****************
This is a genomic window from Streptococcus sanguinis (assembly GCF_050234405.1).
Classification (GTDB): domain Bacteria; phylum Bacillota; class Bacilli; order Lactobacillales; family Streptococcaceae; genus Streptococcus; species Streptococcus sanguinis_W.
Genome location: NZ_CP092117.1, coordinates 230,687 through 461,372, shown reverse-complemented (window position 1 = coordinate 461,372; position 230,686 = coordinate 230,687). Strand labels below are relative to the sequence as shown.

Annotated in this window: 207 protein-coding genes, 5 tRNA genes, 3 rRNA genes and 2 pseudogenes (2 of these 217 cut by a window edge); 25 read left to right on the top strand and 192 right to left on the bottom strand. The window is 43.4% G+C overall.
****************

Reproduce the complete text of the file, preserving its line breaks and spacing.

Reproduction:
This is a genomic window from Streptococcus sanguinis (assembly GCF_050234405.1).
Classification (GTDB): domain Bacteria; phylum Bacillota; class Bacilli; order Lactobacillales; family Streptococcaceae; genus Streptococcus; species Streptococcus sanguinis_W.
Genome location: NZ_CP092117.1, coordinates 230,687 through 461,372, shown reverse-complemented (window position 1 = coordinate 461,372; position 230,686 = coordinate 230,687). Strand labels below are relative to the sequence as shown.

Annotated in this window: 207 protein-coding genes, 5 tRNA genes, 3 rRNA genes and 2 pseudogenes (2 of these 217 cut by a window edge); 25 read left to right on the top strand and 192 right to left on the bottom strand. The window is 43.4% G+C overall.